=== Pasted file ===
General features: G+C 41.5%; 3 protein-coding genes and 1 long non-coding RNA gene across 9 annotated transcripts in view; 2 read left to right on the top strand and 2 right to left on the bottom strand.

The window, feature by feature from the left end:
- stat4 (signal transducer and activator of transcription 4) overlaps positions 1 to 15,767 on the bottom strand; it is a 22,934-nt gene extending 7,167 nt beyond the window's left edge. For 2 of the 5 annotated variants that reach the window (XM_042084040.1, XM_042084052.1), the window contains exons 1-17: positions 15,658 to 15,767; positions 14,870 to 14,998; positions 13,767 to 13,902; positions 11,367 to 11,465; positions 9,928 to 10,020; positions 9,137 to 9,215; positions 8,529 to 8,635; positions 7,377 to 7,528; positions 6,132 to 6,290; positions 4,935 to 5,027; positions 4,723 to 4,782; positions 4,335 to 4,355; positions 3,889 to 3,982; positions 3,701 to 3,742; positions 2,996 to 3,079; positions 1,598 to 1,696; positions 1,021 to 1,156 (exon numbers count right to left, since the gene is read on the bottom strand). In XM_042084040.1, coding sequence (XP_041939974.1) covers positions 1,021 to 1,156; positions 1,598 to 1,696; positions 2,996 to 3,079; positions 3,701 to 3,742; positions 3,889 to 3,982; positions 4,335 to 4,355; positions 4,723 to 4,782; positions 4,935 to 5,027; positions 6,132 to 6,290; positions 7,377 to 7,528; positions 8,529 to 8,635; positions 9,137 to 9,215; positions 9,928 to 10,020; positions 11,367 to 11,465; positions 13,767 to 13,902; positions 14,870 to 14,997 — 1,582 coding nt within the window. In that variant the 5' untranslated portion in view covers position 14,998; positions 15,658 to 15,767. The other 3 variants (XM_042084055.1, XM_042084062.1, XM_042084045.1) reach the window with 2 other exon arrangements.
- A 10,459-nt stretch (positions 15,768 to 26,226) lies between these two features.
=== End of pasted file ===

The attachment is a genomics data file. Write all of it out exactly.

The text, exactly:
General features: G+C 41.5%; 3 protein-coding genes and 1 long non-coding RNA gene across 9 annotated transcripts in view; 2 read left to right on the top strand and 2 right to left on the bottom strand.

The window, feature by feature from the left end:
- stat4 (signal transducer and activator of transcription 4) overlaps positions 1 to 15,767 on the bottom strand; it is a 22,934-nt gene extending 7,167 nt beyond the window's left edge. For 2 of the 5 annotated variants that reach the window (XM_042084040.1, XM_042084052.1), the window contains exons 1-17: positions 15,658 to 15,767; positions 14,870 to 14,998; positions 13,767 to 13,902; positions 11,367 to 11,465; positions 9,928 to 10,020; positions 9,137 to 9,215; positions 8,529 to 8,635; positions 7,377 to 7,528; positions 6,132 to 6,290; positions 4,935 to 5,027; positions 4,723 to 4,782; positions 4,335 to 4,355; positions 3,889 to 3,982; positions 3,701 to 3,742; positions 2,996 to 3,079; positions 1,598 to 1,696; positions 1,021 to 1,156 (exon numbers count right to left, since the gene is read on the bottom strand). In XM_042084040.1, coding sequence (XP_041939974.1) covers positions 1,021 to 1,156; positions 1,598 to 1,696; positions 2,996 to 3,079; positions 3,701 to 3,742; positions 3,889 to 3,982; positions 4,335 to 4,355; positions 4,723 to 4,782; positions 4,935 to 5,027; positions 6,132 to 6,290; positions 7,377 to 7,528; positions 8,529 to 8,635; positions 9,137 to 9,215; positions 9,928 to 10,020; positions 11,367 to 11,465; positions 13,767 to 13,902; positions 14,870 to 14,997 — 1,582 coding nt within the window. In that variant the 5' untranslated portion in view covers position 14,998; positions 15,658 to 15,767. The other 3 variants (XM_042084055.1, XM_042084062.1, XM_042084045.1) reach the window with 2 other exon arrangements.
- A 10,459-nt stretch (positions 15,768 to 26,226) lies between these two features.